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Kashmir Development Foundation

The Kashmir Development Foundation (KDF) worked with the Office for National Statistics (ONS) to encourage more Kashmiris to take part in Census 2021.

We wanted Census 2021 to be the most inclusive census yet. To make sure this happened, we worked with representatives from organisations across England and Wales. Partnerships like these were important in raising awareness of the census.

One of these organisations was the KDF. Their mission is to support members of the Kashmiri community living and working in the UK.

The British Kashmiri Identity Campaign

Sardar Aftab Khan from the KDF coordinated the British Kashmiri Identity Campaign (BKIC), which encouraged Kashmiris to take part in Census 2021. He told us why this campaign was so important.

“Census data is a vital information source for the British Government and local councils to allocate budget and resources for different areas based on the proportion of the population. Local councils will look at 2011 and 2021 data and see how it has changed. They will use this information to design and deliver services that meet the needs of our community. To plan upfront you need to know how many people there are in your community and what their needs are. It is difficult to argue for more services if you are missing from the data. And that is the biggest challenge for the Kashmiri Community.”

The importance of the census to local communities

The census provides vital information that policy makers, businesses, charities and local government can use to help plan services that matter to everyone. Having the right census data is crucial to delivering health services, language centres and adult social care. It also adds to the understanding of educational achievements from primary school age through to GCSEs.

“You do not know who your customers are if those things are not identified,” Aftab’s colleague Adeel Khan said. “Once projects start, public consultations happen and suddenly you find out 100,000 people have not been factored in whose requirements are totally different. That is why inequalities exist for communities like ours.”

Painting a picture of the Kashmiri community

The BKIC is now hopeful Census 2021 will provide useful data and a better picture of the Kashmiri community across England and Wales.

“We did that in a pandemic and had to adapt,” Adeel said. “From our experience, face-to-face meetings at venues like mosques, lunch clubs, sports and cultural events weren’t happening. We were not able to do that. But we used social media. Instead of pounding the streets and meeting a few people, we were able to target people and groups, we were able to target our words. We were able to look at it a lot more strategically. We had to do the campaign in a different way.”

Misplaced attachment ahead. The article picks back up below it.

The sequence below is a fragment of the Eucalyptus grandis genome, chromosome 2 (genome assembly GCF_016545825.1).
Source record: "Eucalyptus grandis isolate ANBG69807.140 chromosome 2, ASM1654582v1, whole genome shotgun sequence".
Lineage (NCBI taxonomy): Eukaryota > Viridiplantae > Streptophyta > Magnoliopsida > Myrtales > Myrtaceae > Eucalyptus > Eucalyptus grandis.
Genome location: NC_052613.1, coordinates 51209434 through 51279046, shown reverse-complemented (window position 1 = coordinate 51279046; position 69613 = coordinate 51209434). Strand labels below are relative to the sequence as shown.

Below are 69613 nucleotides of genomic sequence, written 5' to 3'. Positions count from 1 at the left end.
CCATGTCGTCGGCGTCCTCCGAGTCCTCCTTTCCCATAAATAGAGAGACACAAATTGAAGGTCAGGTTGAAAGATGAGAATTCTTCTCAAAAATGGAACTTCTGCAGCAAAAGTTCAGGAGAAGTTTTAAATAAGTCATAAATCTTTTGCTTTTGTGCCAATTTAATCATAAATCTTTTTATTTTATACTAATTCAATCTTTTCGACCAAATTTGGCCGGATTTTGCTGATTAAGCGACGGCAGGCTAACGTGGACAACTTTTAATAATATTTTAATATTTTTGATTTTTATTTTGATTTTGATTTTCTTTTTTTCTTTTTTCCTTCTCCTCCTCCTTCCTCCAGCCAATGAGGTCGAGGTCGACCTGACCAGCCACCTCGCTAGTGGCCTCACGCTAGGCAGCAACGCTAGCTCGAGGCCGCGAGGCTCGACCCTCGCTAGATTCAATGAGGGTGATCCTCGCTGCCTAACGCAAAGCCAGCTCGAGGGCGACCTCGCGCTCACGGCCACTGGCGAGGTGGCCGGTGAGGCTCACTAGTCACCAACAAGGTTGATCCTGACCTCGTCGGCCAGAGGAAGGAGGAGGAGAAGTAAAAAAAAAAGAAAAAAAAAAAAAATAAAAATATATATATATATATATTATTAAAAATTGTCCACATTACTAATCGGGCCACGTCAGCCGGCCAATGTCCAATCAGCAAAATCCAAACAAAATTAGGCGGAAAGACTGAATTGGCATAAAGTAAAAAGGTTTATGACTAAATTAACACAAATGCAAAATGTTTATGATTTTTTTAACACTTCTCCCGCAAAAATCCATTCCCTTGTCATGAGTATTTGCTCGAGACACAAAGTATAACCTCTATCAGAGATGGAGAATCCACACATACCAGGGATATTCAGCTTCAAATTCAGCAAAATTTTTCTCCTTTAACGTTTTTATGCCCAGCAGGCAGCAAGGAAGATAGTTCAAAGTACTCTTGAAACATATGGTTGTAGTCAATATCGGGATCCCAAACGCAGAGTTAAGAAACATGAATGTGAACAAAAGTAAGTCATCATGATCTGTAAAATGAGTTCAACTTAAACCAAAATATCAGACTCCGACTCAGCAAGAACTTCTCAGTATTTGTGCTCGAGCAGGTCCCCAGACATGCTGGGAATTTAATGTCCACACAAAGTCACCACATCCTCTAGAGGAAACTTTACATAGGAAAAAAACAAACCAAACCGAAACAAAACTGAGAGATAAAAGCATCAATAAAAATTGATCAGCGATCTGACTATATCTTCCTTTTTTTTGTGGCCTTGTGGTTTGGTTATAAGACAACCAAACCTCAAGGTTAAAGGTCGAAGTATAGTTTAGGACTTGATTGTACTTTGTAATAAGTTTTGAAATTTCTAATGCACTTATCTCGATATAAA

And they did their best to make sure no one was missed out.

“Everything was online because of the pandemic, and it worked for us,” Adeel said. “But for those we weren’t able to reach, elderly people perhaps not as electronically savvy, we did things like leaflet drops at mosques.”

Using print and digital media

The KDF created a BKIC website (opens in a new tab)  and social media pages on Facebook, Twitter, Instagram and TikTok. BKIC targeted social media posts that reached tens of thousands of people in England. One of these was a viral post on TikTok that reached over 90,000 people, containing a message from a 92-year-old member of the Kashmiri community in Rochdale, Mrs Sarwar Jan.

In total, BKIC created 136 products, from leaflets and social media posts to video assets. Their message appeared on radio adverts across the country as well as more than 30 television programmes.

“We used what the ONS gave us,” Adeel said. “We were given the gift of the name Kashmiri on the search-as-you-type option in the online census. We used that strategically to tell people it’s going to be easier to fill in the form. You typed KAS and the drop-down enabled you to choose Kashmiri that way. That was one of the most encouraging things for us.”

Raising awareness and engaging with communities

Working with the BKIC, we helped to reach more people and ensured a successful campaign. More than 60 volunteers, community leaders, professionals and a network of local community groups actively supported BKIC to raise awareness and take part in the census.

At the ONS, we’re building on this important work. Since census collection ended, we’ve continued to connect and develop relationships with representatives of groups who may engage less with data and statistics. We’ve stayed in touch with the KDF, engaging with them on census outputs and other ONS work. This will mean that everyone can use and understand the statistics they helped create.